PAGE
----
• The cheaper workshops tend to visit only the popular spots.  They let their hordes loose with little direction, and there’s often trampling of vegetation and other nonsense going on.  There’s also the virtual certainty of annoying those unfortunate souls who just happen to be visiting the place at the same time.


Beavertail cactus catches the late afternoon light at Valley of Fire Park near Las Vegas, Nevada.

Beavertail cactus catches the late afternoon light at Valley of Fire Park near Las Vegas, Nevada.

How to Choose a Workshop

It may be apparent from the above that it’s worth doing two things.  First you should think carefully about whether a workshop would be to your benefit. When I say benefit I mean not only learning and improving your photography, but having an enriching and fun experience.  Fun is always important!

The second thing to do is shop carefully, get references from people you know if at all possible, and avoid the “lowest bidder”.  Try talking with your photographer friends: your local club, online contacts, etc.  But as always filter all advice through your own sense of what you want, your personality, common sense, etc.

Resist the temptation to consider the destination in your decision.  The truth is that many places are beautiful.  Even more places can serve to teach you how to take better photos.  It is the people (instructors & co-participants both), along with the structure and atmosphere of the workshop that will determine what impression you come away with.  If the place is beautiful and interesting, that’s a bonus!

All of this said, it’s probably not necessary to go for a workshop run by a “name”.  If you take a workshop from Art Wolf or John Shaw, you’ll undoubtedly have a great experience and learn much.  But you’ll also spend a pile of money.  And you could come away thinking some of that money was spent so you could say you took a workshop from a “master”.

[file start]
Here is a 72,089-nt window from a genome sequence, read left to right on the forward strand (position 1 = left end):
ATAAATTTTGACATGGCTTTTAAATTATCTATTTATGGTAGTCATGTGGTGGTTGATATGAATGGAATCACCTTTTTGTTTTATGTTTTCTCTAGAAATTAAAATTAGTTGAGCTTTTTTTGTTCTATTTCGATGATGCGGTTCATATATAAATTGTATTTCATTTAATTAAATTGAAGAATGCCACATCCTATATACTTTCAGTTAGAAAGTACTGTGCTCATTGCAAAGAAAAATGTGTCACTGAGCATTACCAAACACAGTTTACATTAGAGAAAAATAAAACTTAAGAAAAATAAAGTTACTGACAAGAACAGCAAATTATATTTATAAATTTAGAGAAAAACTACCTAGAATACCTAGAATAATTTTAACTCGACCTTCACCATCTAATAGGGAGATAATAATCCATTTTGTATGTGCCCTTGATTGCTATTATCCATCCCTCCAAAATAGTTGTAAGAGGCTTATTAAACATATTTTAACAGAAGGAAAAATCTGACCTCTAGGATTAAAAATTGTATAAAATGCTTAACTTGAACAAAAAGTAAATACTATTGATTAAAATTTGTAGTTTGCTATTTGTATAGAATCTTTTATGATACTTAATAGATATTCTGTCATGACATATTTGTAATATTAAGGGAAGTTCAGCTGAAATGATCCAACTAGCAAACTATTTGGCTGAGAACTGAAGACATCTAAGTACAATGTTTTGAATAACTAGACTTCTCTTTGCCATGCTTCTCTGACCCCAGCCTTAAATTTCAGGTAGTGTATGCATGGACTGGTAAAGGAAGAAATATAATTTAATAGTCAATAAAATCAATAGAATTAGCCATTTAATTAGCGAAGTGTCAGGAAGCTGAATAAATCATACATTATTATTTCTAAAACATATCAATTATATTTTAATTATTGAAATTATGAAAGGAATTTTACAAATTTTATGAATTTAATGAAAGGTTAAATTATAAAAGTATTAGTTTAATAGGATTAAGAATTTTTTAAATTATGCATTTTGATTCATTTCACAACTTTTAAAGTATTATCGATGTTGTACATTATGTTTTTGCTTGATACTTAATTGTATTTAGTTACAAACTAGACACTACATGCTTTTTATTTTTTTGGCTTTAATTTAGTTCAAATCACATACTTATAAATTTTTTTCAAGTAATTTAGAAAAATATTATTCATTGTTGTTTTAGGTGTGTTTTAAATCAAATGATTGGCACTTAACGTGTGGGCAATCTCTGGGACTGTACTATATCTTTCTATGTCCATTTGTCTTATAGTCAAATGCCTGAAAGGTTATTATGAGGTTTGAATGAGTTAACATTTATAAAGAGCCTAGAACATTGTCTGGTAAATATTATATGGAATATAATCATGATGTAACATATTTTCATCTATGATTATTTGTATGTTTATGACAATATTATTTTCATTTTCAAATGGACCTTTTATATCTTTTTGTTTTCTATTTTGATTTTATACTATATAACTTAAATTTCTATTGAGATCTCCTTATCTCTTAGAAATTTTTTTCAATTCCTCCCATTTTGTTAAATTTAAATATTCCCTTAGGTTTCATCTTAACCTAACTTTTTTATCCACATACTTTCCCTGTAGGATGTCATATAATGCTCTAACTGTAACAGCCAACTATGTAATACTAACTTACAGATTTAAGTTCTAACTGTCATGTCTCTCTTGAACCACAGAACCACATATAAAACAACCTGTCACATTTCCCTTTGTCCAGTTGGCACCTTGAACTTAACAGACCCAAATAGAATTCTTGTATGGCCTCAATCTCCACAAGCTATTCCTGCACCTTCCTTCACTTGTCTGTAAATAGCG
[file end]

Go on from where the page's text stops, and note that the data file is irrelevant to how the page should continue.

Near sunset on the sandstone at Valley of Fire.

Near sunset on the sandstone at Valley of Fire.

Is it Worth Running a Workshop?

Now to the second part of the question, are photography workshops worthwhile.  I definitely think I could help improve, as much as one person can, the overall quality of photography workshops.  I’ve almost convinced myself to dive into it.  But not quite.  Again I encourage you all to weight in on this.

I have experience with outdoor education along with traditional (classroom) education in the sciences.  I have plenty of photography experience and a wealth of expertise and comfort in the outdoors.  I can offer the kind of enrichment that nearly no other photo workshops don’t offer:  ecology, geology, history and other aspects of many regions in the U.S. and internationally.  I believe in getting to know places intimately for my own benefit.  I would never consider leading folks into areas I had not explored in depth.

Banded sandstone layers lie on edge at Valley of Fire, Nevada.

Banded sandstone layers lie on edge at Valley of Fire, Nevada.

What I lack, of course, is name recognition.  I haven’t exactly been a marketing star with respect to my photography, and as a result, I am anything but well known.  I love blogging for the sake of blogging, and with all modesty I think my posts are above average, substantive not fluffy.  But unlike others, blogging hasn’t to date been a marketing tool for me.  So I have few (but highly valued!) followers.  Perhaps some of you loyal few can do small things to change that.  If the mood strikes you, I would consider it the best holiday gift I could get if you would share or link to my work, as I mentioned in a recent post.

What I didn’t mention last week was good old word of mouth.  I still think that is the best way to spread any word, and it would be so awesome if you felt the urge to bring my images or blog up in a conversation over coffee.  I would so much appreciate simple gestures like these, especially since I know my fellow bloggers, those people I’ve met on here who only follow and like posts because they actually want to, are as sincere as it gets.

A frozen water-pocket reflects the dusk sky in the red-rock country of southeastern Utah.

A frozen water-pocket reflects the dusk sky in the red-rock country of southeastern Utah.